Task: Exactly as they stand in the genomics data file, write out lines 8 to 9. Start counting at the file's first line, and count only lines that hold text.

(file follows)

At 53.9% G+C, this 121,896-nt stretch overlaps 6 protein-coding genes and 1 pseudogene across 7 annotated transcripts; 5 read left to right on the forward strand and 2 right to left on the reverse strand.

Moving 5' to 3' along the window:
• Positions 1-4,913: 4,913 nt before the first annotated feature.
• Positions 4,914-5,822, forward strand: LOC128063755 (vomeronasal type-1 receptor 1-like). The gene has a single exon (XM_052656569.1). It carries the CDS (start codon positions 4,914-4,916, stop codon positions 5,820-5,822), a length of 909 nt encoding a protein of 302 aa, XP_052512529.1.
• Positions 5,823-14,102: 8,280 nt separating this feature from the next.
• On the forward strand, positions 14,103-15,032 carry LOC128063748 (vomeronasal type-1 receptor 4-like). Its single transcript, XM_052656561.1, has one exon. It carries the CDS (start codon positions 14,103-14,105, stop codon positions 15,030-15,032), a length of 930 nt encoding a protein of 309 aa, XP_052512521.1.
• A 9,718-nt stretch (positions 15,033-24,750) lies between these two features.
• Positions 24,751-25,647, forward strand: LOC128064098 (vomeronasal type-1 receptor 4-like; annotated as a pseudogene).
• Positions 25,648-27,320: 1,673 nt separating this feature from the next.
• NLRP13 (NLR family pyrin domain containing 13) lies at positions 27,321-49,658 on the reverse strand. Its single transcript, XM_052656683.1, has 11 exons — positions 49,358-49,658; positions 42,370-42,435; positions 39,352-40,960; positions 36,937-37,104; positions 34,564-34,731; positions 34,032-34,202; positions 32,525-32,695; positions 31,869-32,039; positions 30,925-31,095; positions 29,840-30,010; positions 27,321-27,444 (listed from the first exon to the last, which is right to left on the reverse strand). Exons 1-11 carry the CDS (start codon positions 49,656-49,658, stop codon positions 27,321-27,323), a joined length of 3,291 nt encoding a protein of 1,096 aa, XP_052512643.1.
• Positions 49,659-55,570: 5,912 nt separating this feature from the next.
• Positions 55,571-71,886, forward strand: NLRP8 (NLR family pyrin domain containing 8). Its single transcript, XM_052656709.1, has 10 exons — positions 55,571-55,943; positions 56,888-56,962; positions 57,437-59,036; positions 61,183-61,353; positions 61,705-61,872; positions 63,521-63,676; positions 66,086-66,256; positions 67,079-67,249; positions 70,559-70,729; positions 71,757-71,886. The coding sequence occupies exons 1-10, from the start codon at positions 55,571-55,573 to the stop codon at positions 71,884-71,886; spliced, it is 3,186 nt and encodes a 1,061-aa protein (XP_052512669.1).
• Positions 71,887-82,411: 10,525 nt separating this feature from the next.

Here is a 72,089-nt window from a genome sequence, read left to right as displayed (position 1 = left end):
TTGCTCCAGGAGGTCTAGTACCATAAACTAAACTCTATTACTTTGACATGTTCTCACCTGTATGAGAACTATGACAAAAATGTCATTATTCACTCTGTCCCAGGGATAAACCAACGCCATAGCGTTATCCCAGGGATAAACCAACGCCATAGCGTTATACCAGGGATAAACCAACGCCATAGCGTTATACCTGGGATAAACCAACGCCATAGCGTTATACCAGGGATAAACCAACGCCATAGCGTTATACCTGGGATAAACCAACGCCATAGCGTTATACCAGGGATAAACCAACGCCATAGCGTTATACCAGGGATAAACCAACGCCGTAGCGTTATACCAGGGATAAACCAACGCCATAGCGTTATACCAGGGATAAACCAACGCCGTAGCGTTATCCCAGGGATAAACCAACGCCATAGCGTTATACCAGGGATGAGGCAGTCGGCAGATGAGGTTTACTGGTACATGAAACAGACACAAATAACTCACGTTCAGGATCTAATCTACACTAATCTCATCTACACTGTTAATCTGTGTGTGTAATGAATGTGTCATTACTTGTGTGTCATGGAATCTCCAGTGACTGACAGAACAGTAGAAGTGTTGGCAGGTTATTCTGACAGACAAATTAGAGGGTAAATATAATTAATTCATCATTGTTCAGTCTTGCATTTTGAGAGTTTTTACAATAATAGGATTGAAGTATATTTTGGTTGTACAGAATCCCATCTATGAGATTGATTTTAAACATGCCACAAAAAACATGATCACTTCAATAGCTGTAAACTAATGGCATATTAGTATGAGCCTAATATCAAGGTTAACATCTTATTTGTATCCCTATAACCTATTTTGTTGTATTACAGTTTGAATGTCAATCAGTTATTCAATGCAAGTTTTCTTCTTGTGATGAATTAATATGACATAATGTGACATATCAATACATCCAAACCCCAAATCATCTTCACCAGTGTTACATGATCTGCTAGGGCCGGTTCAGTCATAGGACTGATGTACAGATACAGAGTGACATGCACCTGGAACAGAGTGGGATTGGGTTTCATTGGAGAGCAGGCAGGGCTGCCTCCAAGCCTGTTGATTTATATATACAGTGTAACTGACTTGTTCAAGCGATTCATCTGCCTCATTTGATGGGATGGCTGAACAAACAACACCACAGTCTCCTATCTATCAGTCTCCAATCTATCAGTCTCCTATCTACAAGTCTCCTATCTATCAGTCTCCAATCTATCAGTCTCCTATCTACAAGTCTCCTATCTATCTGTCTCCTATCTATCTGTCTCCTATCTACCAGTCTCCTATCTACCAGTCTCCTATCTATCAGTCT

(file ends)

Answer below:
• Positions 24,751-25,647, forward strand: LOC128064098 (vomeronasal type-1 receptor 4-like; annotated as a pseudogene).
• Positions 25,648-27,320: 1,673 nt separating this feature from the next.